Thursday, March 31, 2011

$1500 for a Donkey - sounds like a good price

Normally my husband comes home from work talking about this or that he heard on Bloomberg News courtesy of his Sirius satellite radio during his commute.  Tonight, while sitting down after the kids' bedtime, he said, "Don't you think it's nuts to pay $1500 for a double stroller?  And that wait list!  People are nuts."  My head titled to the side like Scooby Doo and I looked confused.  "Huh?"  "You know...the Buggyloo something.  It's a new double stroller unveiled in NYC today."  Thanks to Google, I found it.

It turns out Bugaboo (hubs was close) unveiled "The Donkey" today to the squeals of delight by moms like me, the strolleristas.  This, seeming, mother of all strollers converts from a single to a double, with all kinds of bells and whistles that are made to convince you that you'll never need another stroller.  And let's be honest, ladies.  Every time we buy a new one, we convince ourselves, and everyone else who will indulge our affirmations, that *this one* has a unique purpose that can't possibly be filled by another.  There's the single, the lightweight single, the jogger, the umbrella and the double variation for each of these.  I'm afraid ladies.  If we get a partner on board for this extravagant set of wheels, will we ever be able to plea a convincing case for anything else?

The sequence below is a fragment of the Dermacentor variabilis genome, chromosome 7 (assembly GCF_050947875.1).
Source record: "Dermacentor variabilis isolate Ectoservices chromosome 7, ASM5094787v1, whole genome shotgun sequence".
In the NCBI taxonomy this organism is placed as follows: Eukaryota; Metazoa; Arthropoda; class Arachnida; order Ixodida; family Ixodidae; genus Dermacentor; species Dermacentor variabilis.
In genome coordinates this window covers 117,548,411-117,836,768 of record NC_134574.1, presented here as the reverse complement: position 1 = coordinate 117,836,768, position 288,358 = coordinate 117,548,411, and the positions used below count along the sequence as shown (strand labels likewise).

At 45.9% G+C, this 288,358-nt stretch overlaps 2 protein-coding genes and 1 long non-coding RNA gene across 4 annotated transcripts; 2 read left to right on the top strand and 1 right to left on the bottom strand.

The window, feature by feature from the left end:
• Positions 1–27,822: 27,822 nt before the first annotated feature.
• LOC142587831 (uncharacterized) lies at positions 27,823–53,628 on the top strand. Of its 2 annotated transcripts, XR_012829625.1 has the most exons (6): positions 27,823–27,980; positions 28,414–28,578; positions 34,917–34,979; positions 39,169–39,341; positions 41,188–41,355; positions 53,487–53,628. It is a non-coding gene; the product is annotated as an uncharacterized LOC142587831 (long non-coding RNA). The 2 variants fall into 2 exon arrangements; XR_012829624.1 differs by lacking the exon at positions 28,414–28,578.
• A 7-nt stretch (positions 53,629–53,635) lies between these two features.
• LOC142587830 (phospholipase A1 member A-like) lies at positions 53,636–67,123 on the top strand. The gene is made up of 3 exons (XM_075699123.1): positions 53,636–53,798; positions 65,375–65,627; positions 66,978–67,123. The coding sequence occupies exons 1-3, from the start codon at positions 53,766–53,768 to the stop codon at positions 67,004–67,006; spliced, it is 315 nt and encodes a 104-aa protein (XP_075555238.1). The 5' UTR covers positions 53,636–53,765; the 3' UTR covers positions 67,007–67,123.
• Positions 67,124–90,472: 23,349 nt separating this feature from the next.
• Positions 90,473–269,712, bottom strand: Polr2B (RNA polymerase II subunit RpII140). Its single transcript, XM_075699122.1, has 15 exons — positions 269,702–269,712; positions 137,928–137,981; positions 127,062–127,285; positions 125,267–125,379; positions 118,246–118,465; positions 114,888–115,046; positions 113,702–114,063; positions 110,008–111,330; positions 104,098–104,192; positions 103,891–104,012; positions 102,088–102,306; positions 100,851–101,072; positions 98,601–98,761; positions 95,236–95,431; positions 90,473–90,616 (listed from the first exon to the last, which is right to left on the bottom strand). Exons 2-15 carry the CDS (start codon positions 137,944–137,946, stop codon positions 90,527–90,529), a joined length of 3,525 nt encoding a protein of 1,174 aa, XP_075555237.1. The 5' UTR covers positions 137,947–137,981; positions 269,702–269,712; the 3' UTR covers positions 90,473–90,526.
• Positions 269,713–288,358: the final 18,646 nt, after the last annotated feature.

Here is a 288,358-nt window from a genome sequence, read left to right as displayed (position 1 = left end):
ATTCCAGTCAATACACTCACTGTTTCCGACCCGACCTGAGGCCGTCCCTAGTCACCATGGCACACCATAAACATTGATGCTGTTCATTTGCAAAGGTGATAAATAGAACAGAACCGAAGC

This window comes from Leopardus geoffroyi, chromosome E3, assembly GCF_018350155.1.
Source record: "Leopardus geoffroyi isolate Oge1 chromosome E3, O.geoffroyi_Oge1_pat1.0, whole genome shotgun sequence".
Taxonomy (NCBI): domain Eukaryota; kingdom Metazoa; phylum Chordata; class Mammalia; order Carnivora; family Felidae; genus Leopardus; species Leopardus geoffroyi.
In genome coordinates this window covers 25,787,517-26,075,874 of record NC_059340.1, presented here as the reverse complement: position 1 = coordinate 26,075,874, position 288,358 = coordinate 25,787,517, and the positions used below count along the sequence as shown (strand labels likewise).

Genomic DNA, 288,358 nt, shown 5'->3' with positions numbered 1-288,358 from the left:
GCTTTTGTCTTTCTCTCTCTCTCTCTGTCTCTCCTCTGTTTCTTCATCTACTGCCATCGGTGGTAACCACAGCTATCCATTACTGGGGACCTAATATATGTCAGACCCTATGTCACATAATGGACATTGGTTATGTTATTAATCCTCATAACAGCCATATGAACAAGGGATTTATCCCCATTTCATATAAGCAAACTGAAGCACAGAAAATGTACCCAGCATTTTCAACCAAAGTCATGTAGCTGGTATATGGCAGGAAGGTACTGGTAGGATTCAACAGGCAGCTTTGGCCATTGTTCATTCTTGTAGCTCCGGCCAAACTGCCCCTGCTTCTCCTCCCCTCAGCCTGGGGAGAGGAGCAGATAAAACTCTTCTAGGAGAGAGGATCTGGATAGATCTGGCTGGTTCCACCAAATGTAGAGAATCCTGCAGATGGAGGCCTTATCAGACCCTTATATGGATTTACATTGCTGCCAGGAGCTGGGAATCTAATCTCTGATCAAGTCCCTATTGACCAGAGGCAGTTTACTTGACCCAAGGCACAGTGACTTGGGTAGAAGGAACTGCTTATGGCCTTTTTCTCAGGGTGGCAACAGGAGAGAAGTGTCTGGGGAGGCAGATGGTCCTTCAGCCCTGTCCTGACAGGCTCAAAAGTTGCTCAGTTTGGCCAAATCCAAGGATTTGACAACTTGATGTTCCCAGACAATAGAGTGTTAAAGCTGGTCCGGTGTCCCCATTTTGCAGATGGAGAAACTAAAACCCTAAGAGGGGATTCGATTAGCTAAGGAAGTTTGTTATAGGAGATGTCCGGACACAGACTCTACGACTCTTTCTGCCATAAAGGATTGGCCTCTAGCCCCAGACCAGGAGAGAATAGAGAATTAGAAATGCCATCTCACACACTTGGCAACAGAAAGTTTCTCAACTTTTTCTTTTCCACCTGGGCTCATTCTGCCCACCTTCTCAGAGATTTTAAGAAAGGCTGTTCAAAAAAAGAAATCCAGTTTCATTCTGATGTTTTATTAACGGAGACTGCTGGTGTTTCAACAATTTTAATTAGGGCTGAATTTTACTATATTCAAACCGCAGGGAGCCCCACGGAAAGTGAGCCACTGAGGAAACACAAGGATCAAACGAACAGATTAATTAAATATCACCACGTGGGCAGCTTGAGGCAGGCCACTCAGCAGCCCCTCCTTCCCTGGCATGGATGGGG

My stroller days just recently ended with the sale of my jogging stroller.  I never did get that City Mini Double Stroller I always wanted, but rented many times in Disney World.  It's all for the better, probably...the Donkey looks like something I would have been relentless about!

Wednesday, March 30, 2011

Would you ever engage in reality television tourism?



They're mesmerizing, aren't they?  They're pretty.  They make your mouth water.  It's like they're talking to you...

I always thought the answer to the question, "Would you ever engage in reality television tourism", for our family, would be a no.  Yet, I just found myself on the internet a few weeks ago looking at the store hours for Georgetown Cupcakes, better known to many as DC Cupcakes, the focus of a TLC "reality" show.  The show has taught me that there will be a line around the block, but it hasn't deterred me.  The cupcakes look beyond delicious.  My girls are jazzed and we've been talking about dressing like Katherine and Sophie with the black pants and shirt, pink apron, and pink boots.  We'll pay no less than $30 for a dozen cupcakes and surely $100 in shirts for the girls and as gifts.  I've even declared that we need to go there on one of the first days of our trip so that we can enjoy the treats throughout the week.  You'd think a vacation to our nation's capital would be more about monuments, museums, and politics.  Instead, the focus has truly shifted from history to baked goods.  How did this happened?